“The Good Portion”

Posted: January 9, 2014 in Pastor Posts

Now as they went on their way, Jesus entered a village. And a woman named Martha welcomed him into her house. And she had a sister called Mary, who sat at the Lord’s feet and listened to his teaching. But Martha was distracted with much serving. And she went up to him and said, “Lord, do you not care that my sister has left me to serve alone? Tell her then to help me.” But the Lord answered her, “Martha, Martha, you are anxious and troubled about many things, but one thing is necessary. Mary has chosen the good portion, which will not be taken away from her.” Luke 10:38-42

Every day we choose how we will spend our time. A big portion of our day is usually filled up with things that are necessary (eating, sleeping, etc.), but there are also other portions of our day that we fill up with things we would all admit are not necessary or essential (watching television, scrolling through various social media sites, playing video games, shopping for unneeded clothes and “toys”, etc.) If you were to use the circle below to make a pie chart of your normal day what would it look like? How much of it would be filled with necessary things and how much of it would be filled with non-essentials?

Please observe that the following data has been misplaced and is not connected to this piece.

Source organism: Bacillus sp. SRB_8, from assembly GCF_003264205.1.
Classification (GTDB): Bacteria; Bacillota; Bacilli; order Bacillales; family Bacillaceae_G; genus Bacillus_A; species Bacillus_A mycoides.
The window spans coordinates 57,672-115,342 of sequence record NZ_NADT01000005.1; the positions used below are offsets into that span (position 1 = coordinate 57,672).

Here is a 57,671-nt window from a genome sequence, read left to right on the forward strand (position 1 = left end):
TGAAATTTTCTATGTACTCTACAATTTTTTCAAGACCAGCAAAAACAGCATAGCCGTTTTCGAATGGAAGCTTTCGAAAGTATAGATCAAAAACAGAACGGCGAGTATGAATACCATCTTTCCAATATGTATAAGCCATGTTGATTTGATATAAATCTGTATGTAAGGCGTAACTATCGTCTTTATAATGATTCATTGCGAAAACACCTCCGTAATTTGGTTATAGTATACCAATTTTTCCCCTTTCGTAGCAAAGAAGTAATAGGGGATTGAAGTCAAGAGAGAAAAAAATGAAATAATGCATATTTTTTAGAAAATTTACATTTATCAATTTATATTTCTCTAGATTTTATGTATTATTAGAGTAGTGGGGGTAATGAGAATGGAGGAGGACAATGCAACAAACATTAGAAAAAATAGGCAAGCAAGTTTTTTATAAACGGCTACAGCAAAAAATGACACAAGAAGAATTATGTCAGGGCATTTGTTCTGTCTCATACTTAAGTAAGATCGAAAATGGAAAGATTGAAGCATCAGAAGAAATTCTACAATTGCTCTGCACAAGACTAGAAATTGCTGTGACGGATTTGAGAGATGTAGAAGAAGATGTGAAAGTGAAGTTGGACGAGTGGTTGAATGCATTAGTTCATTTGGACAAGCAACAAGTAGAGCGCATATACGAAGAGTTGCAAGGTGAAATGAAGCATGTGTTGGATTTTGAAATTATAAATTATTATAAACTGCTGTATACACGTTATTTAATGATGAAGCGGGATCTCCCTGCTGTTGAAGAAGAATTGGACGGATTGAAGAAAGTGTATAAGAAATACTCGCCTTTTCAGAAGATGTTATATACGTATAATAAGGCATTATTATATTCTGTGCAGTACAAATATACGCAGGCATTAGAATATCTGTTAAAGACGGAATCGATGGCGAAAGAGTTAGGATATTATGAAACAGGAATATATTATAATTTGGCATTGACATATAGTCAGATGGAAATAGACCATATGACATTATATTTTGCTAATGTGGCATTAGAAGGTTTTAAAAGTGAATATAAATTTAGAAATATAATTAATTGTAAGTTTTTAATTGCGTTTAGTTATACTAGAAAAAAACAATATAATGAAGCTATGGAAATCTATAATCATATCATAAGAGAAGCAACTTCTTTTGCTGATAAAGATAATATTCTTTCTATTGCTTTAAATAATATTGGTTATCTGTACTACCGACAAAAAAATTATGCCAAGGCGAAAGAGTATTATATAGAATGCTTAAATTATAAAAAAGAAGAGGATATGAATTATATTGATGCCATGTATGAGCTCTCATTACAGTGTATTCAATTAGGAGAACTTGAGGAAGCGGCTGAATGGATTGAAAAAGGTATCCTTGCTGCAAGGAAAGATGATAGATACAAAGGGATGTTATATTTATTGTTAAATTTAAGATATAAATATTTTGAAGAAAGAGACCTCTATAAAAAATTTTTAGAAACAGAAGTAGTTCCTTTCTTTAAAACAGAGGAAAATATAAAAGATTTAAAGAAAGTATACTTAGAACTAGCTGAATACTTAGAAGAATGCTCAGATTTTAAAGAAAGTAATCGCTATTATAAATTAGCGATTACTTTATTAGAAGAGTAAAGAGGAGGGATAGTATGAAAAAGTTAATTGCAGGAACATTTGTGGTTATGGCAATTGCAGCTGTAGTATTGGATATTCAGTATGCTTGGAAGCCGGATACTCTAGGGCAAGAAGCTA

Circle

As we choose how we will spend our time every day I think it’s important to understand what Jesus told Martha in Luke 10:38-42. In the story we see Martha distracted, anxious, and troubled as she tries to host Jesus and prepare a meal for Him and the other guests. And as she anxiously runs around trying to get everything ready she sees her sister, Mary, sitting over by Jesus, listening to Him teach. We know by Martha’s statement to Jesus in verse 40 that she is frustrated with her sister and she believes that she has made a better decision than Mary with how to spend that time. But look at how Jesus responds to her in verses 41-42,

“But the Lord answered her, “Martha, Martha, you are anxious and troubled about many things, but one thing is necessary. Mary has chosen the good portion, which will not be taken away from her.”

Obviously what Martha was doing wasn’t a bad thing but Jesus wanted her to understand that there is a better way she could be spending her time. There was something that she could be doing that is more necessary and more important. And that thing is spending time with Him.